Teddie, asleep and safe at home. 

Sunday, September 1, 2013

"Day Lilies and Lightning, July 10, 2013", Oil Painting, 9" x 12" by Charlene Marsh

This weekend I attended the 60th wedding anniversary of my Uncle Roger and Aunt Pat held in Anderson, Indiana.  I had to make the tough decision to pass on the possibility of participating in the Fourth Street Art Festival held in Bloomington, Indiana, which is a local show for me.  I seemed to start getting signals that perhaps Fourth Street was not in the cards this year when I learned I was wait listed for the show.  Shortly afterwards, I heard from family members about the anniversary party which was scheduled for August 31, the opening day of Fourth Street.  Then I received the invitation in the mail.  My heart strings were definitely being tugged!  

Then my best friend from high school, Nalini, called to say she would be in the area this weekend and wanted to come for a visit.  She just spent three weeks in Europe vacationing in Italy and tending to some business in Berlin (after dropping her daughter off at a friend's house in Paris).  Now she is in the midst of three weeks traveling throughout the USA getting her daughter set up at Penn U. in Philadelphia with jaunts to NYC and Washington, D.C. for business and a few days in Muncie with her mother before coming to Brown County, where I live.  After leaving my humble studio/gallery/farm, she will fly to Dallas for more business before going home to California.  Whew!  For a homebody like me, that is a very impressive schedule!  Not quite sure how I ranked a slot!

So that was another signal that perhaps my energy was not going to the art show.   But the final signal was when I received an email from the Minnetrista Center in Muncie that the exhibition, Open Spaces:  Art About the Land, was accepting artworks on the 30th and 31st.  The Minnetrista has been very good to me through the years buying two large fiber artworks from me(one was a commissioned project) for their permanent collection as well as hosting a retrospective several years ago.  And the theme of the show just seemed too perfect for my paintings! 

When I thought of going to Muncie to deliver my paintings and attend the anniversary party, I could feel my heart sing.  My brain was trying to tell me that it made more sense to hold out for a spot in the show, that I could make more money, that I should be practical.  In the end, I decided to follow my  heart.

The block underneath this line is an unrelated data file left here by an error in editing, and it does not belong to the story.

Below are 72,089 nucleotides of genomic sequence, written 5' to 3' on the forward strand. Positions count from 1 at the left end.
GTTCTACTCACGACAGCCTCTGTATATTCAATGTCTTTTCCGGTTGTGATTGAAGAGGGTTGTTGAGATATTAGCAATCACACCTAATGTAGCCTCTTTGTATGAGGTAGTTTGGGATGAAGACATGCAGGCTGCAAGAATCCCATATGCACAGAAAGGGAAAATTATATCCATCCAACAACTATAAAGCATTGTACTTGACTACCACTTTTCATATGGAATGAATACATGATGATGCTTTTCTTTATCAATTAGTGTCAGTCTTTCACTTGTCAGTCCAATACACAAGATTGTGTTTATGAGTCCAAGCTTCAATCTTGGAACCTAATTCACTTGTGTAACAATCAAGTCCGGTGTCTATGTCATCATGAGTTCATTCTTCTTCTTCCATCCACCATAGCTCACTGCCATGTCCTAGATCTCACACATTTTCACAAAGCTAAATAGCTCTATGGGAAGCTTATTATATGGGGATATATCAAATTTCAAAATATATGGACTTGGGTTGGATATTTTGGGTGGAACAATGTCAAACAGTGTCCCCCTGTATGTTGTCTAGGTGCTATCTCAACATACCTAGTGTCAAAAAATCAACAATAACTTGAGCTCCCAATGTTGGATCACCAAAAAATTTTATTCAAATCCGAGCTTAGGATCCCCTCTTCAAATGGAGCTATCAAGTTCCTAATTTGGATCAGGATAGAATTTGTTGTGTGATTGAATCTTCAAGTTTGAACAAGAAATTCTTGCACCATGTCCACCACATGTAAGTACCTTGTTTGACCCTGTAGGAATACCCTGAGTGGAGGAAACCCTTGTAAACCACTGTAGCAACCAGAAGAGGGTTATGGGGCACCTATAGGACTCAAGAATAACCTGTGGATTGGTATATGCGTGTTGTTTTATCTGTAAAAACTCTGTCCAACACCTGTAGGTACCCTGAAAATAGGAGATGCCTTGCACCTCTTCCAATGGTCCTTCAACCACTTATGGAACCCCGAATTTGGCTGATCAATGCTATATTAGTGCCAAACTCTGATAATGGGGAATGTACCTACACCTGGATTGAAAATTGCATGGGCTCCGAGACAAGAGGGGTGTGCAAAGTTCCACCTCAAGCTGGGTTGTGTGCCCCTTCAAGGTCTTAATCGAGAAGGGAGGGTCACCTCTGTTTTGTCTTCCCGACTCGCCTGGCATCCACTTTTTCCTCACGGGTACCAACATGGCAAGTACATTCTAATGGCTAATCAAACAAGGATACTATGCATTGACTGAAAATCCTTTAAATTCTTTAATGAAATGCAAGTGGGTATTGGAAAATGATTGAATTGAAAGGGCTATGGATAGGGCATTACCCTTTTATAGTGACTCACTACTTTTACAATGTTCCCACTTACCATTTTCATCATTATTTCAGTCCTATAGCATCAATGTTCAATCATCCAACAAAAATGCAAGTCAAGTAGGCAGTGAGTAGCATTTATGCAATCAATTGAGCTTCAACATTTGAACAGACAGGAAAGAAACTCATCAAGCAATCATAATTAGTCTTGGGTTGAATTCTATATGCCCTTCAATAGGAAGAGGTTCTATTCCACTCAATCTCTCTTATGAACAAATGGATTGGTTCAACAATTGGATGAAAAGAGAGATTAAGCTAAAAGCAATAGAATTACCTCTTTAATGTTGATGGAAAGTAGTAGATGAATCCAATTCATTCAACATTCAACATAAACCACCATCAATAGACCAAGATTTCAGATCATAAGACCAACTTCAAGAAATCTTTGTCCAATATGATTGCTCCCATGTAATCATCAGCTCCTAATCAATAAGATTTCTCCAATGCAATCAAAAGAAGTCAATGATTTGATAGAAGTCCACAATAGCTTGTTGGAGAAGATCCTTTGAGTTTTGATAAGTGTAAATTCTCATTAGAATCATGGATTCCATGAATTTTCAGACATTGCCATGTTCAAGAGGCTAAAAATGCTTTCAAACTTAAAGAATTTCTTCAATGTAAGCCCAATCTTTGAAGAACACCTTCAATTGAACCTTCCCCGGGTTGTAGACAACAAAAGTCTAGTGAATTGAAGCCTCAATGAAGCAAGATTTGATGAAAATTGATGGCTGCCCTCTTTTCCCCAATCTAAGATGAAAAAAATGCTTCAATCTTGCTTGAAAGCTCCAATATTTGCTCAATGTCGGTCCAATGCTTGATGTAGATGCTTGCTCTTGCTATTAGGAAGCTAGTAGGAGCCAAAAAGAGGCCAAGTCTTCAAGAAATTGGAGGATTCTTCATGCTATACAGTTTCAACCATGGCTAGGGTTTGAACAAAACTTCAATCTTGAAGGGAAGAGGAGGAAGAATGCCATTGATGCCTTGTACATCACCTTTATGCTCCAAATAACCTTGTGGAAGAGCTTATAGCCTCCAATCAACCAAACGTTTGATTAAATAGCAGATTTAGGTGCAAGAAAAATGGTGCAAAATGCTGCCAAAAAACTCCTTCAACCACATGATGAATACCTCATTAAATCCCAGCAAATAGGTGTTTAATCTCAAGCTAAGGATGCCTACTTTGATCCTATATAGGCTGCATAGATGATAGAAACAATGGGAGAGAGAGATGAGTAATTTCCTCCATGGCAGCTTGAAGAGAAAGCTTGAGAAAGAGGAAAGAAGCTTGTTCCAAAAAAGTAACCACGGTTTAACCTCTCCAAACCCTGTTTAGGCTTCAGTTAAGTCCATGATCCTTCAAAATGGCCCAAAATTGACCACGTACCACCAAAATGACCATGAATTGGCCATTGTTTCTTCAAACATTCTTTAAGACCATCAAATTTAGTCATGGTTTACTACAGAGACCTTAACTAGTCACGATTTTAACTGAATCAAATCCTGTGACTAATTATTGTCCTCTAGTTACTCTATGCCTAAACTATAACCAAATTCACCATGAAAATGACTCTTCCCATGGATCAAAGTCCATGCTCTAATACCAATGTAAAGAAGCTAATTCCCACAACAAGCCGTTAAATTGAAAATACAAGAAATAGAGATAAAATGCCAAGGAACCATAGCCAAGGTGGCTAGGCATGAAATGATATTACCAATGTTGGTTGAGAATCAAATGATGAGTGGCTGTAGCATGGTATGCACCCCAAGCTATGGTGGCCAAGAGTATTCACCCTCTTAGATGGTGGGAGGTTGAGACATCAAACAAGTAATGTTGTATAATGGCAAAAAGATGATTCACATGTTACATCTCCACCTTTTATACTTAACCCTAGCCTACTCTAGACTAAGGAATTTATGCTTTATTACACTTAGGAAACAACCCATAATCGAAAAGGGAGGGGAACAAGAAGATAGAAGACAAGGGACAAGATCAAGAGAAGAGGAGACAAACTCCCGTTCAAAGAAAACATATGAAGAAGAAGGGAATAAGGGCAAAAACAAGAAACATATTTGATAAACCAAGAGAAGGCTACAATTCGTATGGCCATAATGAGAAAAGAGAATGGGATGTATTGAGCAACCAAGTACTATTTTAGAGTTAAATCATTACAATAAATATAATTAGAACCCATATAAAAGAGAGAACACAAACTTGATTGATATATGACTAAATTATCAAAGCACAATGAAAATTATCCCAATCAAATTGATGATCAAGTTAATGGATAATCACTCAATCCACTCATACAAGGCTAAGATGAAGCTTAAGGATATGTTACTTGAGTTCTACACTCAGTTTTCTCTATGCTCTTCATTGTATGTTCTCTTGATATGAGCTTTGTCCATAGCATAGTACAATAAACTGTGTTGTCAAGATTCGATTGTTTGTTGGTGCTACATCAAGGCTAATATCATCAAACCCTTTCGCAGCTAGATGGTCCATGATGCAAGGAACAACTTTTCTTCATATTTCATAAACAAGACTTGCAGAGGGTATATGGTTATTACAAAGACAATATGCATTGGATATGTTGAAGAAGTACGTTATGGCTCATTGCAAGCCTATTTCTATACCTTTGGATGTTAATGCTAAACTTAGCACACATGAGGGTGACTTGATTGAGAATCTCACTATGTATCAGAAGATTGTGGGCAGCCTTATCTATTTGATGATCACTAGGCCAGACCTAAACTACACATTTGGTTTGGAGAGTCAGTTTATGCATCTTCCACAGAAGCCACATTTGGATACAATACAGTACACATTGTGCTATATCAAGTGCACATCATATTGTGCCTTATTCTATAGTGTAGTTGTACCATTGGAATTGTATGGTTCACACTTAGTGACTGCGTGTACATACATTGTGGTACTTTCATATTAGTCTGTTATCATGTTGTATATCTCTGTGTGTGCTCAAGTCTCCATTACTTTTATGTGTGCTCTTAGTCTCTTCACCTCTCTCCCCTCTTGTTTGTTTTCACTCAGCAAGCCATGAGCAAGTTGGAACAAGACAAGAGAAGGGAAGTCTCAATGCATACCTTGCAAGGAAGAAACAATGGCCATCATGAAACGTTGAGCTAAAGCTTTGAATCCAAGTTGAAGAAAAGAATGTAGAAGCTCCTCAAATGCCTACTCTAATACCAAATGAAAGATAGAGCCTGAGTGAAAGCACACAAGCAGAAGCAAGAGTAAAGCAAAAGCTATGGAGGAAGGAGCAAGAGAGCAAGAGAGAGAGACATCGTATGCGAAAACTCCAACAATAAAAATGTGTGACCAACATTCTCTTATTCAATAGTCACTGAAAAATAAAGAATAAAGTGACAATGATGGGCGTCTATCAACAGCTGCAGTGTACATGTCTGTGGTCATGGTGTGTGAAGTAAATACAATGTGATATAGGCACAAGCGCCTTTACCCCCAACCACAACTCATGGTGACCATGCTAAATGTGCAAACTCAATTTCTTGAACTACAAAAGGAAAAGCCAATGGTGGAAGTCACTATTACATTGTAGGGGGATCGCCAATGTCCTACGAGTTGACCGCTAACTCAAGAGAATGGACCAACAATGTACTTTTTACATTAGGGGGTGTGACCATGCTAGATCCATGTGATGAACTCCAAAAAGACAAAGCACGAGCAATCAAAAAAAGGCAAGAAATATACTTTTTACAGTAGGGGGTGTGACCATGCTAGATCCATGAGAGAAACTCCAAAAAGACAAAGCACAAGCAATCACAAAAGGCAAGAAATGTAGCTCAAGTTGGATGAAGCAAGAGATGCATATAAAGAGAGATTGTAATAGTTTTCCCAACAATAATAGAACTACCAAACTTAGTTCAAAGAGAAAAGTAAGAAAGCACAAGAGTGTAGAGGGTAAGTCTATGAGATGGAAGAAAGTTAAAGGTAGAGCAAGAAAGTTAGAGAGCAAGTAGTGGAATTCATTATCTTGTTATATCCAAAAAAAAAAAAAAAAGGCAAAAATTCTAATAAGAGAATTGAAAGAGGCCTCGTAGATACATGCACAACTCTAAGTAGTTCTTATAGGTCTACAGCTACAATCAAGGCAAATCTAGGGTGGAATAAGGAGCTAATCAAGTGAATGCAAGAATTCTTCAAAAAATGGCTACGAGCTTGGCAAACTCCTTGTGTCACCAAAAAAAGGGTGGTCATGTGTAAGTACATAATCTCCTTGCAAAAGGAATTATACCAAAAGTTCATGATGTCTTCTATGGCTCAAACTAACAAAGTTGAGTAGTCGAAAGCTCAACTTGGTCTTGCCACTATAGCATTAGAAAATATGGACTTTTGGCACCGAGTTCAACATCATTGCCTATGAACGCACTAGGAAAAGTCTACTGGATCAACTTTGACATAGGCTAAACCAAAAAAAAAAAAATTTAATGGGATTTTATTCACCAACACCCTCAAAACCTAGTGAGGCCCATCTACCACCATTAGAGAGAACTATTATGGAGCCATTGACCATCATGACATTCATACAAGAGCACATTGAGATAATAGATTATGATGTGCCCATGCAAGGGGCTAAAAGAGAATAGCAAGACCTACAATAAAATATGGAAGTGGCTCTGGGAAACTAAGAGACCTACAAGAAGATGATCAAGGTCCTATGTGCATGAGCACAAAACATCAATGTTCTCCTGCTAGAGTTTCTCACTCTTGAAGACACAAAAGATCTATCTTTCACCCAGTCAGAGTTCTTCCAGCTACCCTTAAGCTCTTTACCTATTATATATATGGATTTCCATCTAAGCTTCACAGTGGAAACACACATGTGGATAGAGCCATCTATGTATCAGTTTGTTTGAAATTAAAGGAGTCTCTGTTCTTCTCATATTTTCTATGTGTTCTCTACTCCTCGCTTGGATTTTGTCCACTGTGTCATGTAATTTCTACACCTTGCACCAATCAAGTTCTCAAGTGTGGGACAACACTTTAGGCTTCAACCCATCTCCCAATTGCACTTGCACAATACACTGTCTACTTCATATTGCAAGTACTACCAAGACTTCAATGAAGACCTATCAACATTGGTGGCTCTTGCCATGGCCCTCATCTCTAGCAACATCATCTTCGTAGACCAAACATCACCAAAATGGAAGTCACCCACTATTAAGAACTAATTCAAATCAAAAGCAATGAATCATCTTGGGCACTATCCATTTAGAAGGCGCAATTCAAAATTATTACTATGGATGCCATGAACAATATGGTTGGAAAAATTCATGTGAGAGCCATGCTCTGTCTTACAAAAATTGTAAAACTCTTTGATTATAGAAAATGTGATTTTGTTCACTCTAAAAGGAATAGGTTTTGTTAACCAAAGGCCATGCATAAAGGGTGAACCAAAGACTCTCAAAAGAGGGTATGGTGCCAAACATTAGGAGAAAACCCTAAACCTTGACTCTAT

And I am so glad I did.  The time spent with family reminiscing about the past and hearing my uncle, now 86 years old, talk about the family history, including events dating back to the Revolutionary War, is precious and irreplaceable.  One cousin's daughter, Molly, a teenager,  stood up to relate how invaluable the three weeks she had spent with her grandparents this summer had been in reinforcing the honor and sense of "doing the right thing" every day.  I was reminded of how part of the eulogy at my Grandfather's funeral had been how he "fought the good fight" everyday and how proud I am to be a Marsh and come from an honorable family.  And how fortunate I am to have such a wonderful family to have been able to spend so much time together growing up.  My grandparents lived just around the corner and the cousins lived another four blocks away.  My brother reminded the gathered group last night about how we had spent every major holiday together as a family for 25-30 years.  We still try to get everyone together every year but now they are usually for weddings and anniversaries and sometimes, sadly, funerals.  

The drive home afterwards was spectacular with a lightning show nearly the whole way home.  Not too much rain but lots of "fireworks."  Some of the lightning was in multiple bolts across the entire night sky.  Made it hard to stay focused on the road.  The drama of the bolts of light against the black sky was just incredible.  The light show was a perfect cap to a beautiful day.  I was reminded of a painting I did out here on my farm this summer when a storm was rolling in and lightning was flashing and, so, I have included it here.